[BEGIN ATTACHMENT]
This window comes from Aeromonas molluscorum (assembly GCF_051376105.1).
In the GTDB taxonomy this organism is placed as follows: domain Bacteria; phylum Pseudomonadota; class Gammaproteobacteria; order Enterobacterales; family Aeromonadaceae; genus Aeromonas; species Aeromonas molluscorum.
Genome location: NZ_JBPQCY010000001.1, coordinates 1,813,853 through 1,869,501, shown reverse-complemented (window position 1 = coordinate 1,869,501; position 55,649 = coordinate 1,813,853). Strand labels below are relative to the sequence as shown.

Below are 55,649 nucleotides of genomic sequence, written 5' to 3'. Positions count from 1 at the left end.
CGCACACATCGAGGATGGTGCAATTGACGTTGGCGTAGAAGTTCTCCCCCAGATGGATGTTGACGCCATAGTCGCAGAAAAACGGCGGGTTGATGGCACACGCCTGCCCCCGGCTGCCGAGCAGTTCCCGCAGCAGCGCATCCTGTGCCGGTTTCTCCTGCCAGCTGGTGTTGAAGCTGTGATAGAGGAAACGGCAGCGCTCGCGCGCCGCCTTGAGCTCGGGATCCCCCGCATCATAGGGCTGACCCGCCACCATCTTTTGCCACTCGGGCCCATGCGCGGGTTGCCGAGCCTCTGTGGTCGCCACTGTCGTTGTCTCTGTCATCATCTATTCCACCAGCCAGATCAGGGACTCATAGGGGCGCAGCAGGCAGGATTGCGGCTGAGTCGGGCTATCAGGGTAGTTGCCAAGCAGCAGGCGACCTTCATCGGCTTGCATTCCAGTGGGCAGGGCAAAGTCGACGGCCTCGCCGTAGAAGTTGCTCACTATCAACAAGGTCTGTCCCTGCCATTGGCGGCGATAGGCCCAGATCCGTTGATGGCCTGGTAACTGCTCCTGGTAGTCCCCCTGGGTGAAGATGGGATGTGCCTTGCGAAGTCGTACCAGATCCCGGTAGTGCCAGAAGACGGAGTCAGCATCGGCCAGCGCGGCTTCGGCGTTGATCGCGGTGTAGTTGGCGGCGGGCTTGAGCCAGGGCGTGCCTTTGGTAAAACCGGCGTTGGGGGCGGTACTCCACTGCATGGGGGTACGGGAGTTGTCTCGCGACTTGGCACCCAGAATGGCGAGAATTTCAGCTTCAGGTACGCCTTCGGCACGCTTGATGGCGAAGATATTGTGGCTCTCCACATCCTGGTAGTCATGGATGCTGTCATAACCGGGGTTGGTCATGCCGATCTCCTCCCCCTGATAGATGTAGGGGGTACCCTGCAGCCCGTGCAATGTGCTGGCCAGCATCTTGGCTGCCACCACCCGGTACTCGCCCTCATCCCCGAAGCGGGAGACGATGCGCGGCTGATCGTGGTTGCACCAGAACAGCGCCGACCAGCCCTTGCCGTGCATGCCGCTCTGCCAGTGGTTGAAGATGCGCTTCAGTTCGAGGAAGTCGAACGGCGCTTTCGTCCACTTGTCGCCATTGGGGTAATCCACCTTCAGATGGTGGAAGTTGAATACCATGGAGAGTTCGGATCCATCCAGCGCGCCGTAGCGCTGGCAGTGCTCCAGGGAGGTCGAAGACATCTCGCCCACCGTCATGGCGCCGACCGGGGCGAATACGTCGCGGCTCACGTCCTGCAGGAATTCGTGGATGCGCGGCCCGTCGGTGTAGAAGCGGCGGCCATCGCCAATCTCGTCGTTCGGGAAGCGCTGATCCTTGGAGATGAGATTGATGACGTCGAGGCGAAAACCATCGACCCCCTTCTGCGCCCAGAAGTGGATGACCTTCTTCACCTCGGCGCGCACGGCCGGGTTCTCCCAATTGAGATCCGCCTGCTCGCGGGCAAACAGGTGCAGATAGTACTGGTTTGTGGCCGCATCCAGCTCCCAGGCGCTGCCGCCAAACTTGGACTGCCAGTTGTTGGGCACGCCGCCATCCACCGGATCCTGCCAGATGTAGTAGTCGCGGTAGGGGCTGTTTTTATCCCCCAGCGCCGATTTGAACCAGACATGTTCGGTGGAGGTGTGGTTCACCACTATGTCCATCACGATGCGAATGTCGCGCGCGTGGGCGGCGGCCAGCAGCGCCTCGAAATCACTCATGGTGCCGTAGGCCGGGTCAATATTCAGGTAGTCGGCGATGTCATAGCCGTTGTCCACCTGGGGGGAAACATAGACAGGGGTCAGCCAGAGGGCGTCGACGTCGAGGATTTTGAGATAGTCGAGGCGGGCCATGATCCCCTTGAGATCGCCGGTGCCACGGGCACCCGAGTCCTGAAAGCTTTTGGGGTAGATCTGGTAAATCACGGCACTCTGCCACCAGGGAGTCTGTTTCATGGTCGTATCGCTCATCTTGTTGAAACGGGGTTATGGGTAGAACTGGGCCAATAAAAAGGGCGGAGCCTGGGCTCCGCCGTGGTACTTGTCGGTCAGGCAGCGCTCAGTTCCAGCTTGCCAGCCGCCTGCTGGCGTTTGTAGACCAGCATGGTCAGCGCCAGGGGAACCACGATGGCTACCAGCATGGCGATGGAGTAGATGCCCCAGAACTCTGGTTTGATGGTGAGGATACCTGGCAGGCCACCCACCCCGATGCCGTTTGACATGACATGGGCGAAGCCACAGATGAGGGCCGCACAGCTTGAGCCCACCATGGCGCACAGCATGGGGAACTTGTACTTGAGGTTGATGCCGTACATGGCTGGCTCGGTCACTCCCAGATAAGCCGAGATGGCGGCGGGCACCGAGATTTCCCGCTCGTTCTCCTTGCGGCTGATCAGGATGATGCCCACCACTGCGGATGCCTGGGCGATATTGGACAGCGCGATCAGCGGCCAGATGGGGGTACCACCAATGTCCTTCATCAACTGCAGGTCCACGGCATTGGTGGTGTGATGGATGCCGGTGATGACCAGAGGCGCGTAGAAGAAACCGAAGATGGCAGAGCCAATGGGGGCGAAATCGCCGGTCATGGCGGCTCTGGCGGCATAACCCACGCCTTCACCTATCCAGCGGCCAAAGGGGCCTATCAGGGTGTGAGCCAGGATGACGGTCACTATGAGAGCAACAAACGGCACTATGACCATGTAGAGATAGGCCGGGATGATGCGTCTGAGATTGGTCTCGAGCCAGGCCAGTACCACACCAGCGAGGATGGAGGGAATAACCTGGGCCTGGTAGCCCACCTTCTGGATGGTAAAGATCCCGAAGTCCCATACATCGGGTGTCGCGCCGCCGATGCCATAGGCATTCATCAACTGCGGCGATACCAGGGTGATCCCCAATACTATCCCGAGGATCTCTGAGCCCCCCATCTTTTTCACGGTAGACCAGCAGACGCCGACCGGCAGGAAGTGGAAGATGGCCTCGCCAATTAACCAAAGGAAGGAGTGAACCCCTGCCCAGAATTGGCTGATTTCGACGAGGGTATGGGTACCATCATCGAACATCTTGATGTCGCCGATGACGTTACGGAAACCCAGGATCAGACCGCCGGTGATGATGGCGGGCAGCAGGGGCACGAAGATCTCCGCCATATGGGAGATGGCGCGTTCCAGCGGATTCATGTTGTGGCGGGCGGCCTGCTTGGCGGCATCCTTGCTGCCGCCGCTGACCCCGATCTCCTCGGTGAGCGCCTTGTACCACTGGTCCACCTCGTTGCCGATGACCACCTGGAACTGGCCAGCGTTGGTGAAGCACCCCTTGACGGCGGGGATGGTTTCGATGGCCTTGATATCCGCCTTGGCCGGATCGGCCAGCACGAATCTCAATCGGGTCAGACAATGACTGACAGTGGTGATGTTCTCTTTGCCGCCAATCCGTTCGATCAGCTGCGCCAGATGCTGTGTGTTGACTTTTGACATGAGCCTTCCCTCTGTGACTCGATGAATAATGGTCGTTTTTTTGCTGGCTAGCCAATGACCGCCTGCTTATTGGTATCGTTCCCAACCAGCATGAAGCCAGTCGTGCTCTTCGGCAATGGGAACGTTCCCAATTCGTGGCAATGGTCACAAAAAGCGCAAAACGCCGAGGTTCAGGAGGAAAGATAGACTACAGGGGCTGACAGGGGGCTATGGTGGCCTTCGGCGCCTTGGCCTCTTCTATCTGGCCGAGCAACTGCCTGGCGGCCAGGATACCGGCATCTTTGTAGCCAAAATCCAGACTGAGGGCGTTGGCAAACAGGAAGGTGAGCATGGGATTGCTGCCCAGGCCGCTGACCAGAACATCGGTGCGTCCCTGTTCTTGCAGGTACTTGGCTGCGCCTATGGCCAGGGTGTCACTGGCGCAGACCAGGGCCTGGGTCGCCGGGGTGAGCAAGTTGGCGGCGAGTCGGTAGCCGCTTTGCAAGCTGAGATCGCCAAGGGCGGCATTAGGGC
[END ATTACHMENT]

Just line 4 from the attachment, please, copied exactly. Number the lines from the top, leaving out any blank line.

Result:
Below are 55,649 nucleotides of genomic sequence, written 5' to 3'. Positions count from 1 at the left end.